A good practice is to use passwords that contain uppercase letters, numbers, alphabets, and symbols. The more complicated you can make it, the harder it will be for hackers to decipher. On the flip side, don’t make it too complicated that even you forget what it was.
If you don’t trust these tactics, there is nothing better to do than to limit data access to employees. Tech-based companies use this strategy often as they deal with computers that contain valuable information. However, restricting access to data will not be an ideal approach. However, it will enable you to limit your employee’s access to sensitive information.
Tech-based companies keep track of all their employees’ activities and create admin accounts to ensure that they don’t access data outside their work scope. By doing so, everything will run smoothly, and there won’t be any chance of an employee leaking data online or getting scammed by a hacker.
UPDATING SOFTWARE REGULARLY
IT professionals recommend that companies must update and keep their security software current. The right way to do this is to install patches whenever they are available. Your network will be at risk if security programs aren’t updated and patched with their latest versions.
Using Microsoft Baseline Security Analyzer, companies can keep a check on all programs to ensure they are up-to-date and patched with the latest versions. It is an extraordinarily cost-effect and easy way that tech-companies use to ensure that they aren’t prone to data breaches. Sometimes, doing so will also stop cyberattacks before they even become active inside a device.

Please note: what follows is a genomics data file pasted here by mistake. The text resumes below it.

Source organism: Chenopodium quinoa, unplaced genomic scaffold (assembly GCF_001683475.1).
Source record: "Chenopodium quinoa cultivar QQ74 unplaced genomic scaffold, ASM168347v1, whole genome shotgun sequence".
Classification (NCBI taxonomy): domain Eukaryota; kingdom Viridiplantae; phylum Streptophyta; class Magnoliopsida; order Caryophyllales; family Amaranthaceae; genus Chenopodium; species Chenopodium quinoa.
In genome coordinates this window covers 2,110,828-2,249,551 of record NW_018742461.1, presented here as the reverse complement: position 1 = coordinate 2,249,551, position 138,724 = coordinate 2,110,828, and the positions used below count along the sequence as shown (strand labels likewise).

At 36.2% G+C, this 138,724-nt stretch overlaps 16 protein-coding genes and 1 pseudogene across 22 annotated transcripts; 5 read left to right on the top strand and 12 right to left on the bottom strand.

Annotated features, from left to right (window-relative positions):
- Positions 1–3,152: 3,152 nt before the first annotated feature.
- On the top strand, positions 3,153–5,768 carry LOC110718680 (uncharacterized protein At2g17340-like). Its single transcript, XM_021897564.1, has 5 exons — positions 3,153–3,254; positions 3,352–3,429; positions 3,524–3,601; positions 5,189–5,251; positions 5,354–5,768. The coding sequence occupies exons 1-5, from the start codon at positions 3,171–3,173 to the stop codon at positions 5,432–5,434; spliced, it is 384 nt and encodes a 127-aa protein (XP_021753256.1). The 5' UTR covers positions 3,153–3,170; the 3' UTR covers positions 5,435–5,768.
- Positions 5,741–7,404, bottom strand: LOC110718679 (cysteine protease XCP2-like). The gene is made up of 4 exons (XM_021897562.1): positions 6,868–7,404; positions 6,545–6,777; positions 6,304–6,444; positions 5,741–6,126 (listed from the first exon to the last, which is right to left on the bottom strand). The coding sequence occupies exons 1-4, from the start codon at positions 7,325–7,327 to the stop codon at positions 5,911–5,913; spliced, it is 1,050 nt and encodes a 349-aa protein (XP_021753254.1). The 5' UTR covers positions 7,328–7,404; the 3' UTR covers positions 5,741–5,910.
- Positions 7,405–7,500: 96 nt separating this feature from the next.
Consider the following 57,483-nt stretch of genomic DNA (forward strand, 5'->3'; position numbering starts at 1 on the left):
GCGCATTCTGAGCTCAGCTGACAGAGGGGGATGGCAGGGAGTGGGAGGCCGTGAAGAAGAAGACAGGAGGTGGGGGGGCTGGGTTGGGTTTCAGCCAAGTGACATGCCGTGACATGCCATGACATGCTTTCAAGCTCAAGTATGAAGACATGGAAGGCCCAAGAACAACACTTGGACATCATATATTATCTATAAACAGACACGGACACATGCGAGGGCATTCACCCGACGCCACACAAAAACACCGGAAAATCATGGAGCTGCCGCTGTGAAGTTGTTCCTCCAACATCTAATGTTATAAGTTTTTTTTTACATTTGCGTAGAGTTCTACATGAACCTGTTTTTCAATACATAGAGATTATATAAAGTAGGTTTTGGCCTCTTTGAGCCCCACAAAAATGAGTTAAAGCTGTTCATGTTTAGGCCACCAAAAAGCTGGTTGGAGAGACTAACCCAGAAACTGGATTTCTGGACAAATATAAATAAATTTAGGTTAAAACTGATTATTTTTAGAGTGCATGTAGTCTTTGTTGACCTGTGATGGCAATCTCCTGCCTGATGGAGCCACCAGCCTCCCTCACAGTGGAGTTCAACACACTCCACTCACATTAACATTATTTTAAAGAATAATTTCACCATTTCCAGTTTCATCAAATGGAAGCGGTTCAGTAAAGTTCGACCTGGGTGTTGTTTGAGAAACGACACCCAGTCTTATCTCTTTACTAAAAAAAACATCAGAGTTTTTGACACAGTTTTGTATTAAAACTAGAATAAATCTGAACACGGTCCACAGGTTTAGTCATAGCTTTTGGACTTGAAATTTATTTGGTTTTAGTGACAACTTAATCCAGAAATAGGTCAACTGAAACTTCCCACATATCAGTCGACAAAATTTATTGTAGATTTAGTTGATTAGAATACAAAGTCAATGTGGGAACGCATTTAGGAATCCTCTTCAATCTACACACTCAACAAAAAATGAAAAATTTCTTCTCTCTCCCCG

GIVING MORE CONTROL TO EMPLOYEES
Another reason why companies face data breaches is that they don’t trust their employees regarding cybersecurity. Instead of seeing them as an asset for their business, they start to see them as a liability. Due to such a lack of trust, companies opt out of giving more control to their employees. A move such as this backfires in the most horrific ways and will lead to any business’s downfall.
Tech-companies usually give more control to their employees in some cases, of course. They have security measures that send out a notification to the cybersecurity department head when an employee opens a suspicious email or website. It allows a company to hold its employees accountable for their actions and provides its employees with much-needed support to avoid data breaches.
According to IBM’s cybersecurity resilience study, around 77 percent of It experts admitted they do not have an incident response plan in effect. Something like this is extremely worrying. If a company does not have an incidence plan in place, it will not know how to react when experiencing a data breach or deal with its aftermaths. Such a delay can damage any company’s assets and result in considerable losses in data breaches, financially and business operations wise.
So, consider keeping all your security programs up-to-date, educating your employees, conducting training sessions, and spreading overall awareness about cybersecurity threats amongst each person present in your business. It could make or break your business’s rise to success.